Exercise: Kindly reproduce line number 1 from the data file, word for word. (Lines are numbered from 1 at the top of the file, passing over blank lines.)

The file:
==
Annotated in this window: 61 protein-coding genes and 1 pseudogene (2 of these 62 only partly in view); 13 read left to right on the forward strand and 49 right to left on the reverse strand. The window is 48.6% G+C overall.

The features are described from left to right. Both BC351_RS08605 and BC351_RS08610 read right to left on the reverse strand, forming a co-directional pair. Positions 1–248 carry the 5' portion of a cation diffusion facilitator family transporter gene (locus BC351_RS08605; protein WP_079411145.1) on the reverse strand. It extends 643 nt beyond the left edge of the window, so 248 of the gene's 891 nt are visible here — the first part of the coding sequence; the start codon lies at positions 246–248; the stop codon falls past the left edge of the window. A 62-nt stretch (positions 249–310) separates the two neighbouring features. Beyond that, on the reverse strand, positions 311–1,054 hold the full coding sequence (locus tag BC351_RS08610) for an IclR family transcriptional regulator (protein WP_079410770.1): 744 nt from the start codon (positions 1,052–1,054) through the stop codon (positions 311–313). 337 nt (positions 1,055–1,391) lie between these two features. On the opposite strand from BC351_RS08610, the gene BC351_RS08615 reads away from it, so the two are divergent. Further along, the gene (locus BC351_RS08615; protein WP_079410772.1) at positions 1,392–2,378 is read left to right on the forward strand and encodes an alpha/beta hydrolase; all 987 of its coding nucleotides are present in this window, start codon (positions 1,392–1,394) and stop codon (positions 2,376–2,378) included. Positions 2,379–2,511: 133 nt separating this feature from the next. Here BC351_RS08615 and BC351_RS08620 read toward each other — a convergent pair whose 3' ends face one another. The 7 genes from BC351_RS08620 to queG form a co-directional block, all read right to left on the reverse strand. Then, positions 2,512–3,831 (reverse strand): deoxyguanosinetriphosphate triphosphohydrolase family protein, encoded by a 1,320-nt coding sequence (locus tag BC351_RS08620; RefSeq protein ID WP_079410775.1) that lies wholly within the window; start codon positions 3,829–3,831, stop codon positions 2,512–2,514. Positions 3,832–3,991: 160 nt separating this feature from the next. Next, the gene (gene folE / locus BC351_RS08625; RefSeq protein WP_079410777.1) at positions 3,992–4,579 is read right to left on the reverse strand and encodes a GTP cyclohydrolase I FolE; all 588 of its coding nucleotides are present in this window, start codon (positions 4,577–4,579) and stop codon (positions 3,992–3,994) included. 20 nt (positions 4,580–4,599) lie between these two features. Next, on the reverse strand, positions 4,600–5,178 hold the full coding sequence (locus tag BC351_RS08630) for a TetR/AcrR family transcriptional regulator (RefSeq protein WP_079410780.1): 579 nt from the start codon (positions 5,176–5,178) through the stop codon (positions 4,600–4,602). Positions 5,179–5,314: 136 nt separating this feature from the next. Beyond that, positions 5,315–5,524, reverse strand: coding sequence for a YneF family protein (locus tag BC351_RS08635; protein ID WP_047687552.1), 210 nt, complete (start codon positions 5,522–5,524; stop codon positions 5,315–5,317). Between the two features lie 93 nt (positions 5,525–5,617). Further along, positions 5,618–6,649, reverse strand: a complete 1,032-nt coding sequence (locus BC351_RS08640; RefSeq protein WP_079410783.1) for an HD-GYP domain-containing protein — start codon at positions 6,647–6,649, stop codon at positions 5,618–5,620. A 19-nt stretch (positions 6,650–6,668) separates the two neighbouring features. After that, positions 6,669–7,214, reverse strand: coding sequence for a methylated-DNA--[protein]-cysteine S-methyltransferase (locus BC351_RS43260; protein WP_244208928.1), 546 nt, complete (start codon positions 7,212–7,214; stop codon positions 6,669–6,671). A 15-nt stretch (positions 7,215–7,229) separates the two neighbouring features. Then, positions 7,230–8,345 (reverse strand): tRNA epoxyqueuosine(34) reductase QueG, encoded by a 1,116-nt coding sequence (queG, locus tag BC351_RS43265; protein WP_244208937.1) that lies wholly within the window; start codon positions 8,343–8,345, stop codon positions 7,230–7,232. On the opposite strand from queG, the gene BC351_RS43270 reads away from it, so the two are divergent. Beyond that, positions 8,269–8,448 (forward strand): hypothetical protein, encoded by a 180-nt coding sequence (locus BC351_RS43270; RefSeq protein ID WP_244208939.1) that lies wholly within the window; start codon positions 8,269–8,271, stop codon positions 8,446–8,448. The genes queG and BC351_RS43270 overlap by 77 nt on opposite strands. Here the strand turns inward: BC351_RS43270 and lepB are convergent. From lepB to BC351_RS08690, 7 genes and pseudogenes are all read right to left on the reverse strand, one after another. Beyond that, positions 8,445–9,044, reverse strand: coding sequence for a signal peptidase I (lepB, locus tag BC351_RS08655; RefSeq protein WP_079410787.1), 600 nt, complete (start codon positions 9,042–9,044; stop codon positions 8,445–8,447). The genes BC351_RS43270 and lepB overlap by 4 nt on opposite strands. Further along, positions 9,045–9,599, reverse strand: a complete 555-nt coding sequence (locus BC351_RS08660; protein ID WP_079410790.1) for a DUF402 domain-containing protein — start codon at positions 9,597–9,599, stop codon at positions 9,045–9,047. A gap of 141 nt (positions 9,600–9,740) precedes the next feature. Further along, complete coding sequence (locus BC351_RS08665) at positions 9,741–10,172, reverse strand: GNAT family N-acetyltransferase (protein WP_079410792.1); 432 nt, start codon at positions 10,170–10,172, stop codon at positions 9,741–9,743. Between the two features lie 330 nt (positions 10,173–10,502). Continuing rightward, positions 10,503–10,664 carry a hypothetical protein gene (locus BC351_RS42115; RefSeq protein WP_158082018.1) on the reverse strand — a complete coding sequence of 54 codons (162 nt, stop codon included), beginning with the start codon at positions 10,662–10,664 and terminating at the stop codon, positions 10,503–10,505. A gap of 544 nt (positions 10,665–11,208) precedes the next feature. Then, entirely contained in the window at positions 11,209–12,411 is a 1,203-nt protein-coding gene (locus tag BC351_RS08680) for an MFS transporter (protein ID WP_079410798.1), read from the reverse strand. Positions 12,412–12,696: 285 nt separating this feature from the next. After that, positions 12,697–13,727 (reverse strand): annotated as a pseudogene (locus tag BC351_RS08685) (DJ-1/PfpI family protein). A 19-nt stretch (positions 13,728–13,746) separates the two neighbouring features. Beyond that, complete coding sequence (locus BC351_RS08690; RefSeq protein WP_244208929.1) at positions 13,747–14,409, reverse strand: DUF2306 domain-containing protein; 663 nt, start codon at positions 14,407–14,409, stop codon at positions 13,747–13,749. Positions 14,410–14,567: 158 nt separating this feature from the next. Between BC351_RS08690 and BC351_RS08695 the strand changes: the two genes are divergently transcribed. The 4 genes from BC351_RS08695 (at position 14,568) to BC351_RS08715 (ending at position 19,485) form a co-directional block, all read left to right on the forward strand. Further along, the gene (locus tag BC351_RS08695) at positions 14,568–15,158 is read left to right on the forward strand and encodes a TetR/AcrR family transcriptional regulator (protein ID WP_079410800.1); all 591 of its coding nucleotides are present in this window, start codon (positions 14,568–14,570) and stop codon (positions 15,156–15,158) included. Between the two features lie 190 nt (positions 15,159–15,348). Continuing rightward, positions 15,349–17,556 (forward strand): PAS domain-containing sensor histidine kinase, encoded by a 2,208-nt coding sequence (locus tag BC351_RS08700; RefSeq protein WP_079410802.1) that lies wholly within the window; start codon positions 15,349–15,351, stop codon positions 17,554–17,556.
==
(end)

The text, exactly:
Annotated in this window: 61 protein-coding genes and 1 pseudogene (2 of these 62 only partly in view); 13 read left to right on the forward strand and 49 right to left on the reverse strand. The window is 48.6% G+C overall.